On August 18th the Church of Transfiguration was home to a Memorial Service for those who lost their lives in Operation Starlite or the Battle of Van Tuong. This battle was the first major offensive regimental size action conducted by a purely US military unit during the Vietnam War. The operation was a combined arms assault involving ground, air and naval units. US Marines were deployed by helicopter, and in amphibious landings.
Our Parishioner, Chet Wauters, fought in this operation. The memorial was a way to honor his fallen comrades. The service included an honor guard from the Apache Junction American Legion Post 27 and members of the Young Marines. The honor guard, along with presenting the flag, also read a poem and a prayer, had a bugler play reveille and taps, and retired the colors. The Young Marines demonstrated flag folding with a narration by Chris Whitehead on the meaning of each fold. The significance of the POW of the congregation held flags representing the various branches of the military to form a tunnel through which the procession and recession walked.
Chet Wauters gave a reflection on his experience in the battle. The full text follows this article. Father Bob also gave thoughts on the nature of war and sacrifice. A reception followed in the Parish Hall. The reception featured food provided by members of the congregation, a rum and Coke toast and music from the era selected by Chet.
My wife and I want to thank you for coming. It is greatly appreciated. Over in the hall is some rum and Coke my wife brought. Rum and Coke was the last drink my fellow Marines and I had the night before the operation. Every 18 August I have a rum and coke. Today it is more coke than rum.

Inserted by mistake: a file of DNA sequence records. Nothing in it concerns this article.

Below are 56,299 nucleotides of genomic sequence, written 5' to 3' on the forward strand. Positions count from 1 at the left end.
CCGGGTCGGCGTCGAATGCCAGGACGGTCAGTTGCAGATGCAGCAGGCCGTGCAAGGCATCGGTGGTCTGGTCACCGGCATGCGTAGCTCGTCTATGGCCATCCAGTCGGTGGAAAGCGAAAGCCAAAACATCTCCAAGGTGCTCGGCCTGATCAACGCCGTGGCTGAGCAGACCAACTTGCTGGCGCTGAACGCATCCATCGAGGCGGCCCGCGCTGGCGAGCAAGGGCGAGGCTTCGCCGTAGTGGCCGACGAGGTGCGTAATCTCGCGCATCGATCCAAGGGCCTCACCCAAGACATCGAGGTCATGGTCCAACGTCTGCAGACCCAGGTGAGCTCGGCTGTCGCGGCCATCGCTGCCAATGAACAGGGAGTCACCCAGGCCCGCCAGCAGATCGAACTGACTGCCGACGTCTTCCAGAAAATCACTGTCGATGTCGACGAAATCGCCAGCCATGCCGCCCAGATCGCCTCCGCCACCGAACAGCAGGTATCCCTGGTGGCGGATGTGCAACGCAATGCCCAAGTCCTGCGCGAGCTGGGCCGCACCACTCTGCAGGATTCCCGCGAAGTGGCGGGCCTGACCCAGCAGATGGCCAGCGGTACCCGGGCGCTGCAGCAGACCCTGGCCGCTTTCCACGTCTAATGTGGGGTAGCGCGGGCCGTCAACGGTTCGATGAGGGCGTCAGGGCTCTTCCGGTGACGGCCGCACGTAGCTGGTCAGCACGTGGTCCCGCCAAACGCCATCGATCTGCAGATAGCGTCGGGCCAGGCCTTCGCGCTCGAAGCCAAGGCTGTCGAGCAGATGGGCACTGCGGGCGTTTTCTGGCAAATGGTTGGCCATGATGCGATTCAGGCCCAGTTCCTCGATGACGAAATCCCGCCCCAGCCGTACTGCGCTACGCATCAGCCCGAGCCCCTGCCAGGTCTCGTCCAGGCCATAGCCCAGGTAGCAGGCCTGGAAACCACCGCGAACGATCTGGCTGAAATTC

The uniform I’m wearing is the same my fellow Marines wore back then with the exception of Cpl. Carpenter who would have had a silver star, MSgt. Marino and SSgt Collier might have had Korean War Medal. Some of the men would have had good conduct medals and all except for Bell and me would have also had marksman badges.
Carpenter, Principe and I first met at Pendleton. We were all going to our first duty station – new PFC’s. We realized we would be assigned to the same company. When we reported for duty we were also assigned to the same platoon. SSgt. Collier, Sgt. Williams, Sgt. Bush and LCpl. Hailer were all members of the 3rd Platoon. There were others. Although, I still can see them; I can no longer remember their names.
After our first landing in Vietnam, six Marines were detached from the 3rd Platoon and assigned to the 2nd Platoon. For a second landing Sgt. Gilford, LCpl. Flores, PFC Bell, Sgt. Massey, Cpl. Duval and myself made up the six from 3rd Platoon who were assigned to the 2nd Platoon. After that landing the 2nd Platoon detached us and assigned us to 2/4 in the field. We did not rejoin the 3rd Platoon until the beginning of August.
MSgt. Marino, PFC Brown and I met in the 2nd Platoon and they along with Cpl. Kailue, Cpl. Craig, LCpl. Pass, Pfc. Reeff were on the supply operation with me along with about 33 or more whose names I don’t remember. I spent most of my time detached from the 3rd Platoon and the six of us spent most of our time attached to the 2/4.
The battle was 52 years ago and it seems like yesterday to me. I still see the men who served with me - some more vividly than others. Some I see clearly in my memory and wish I could remember their names.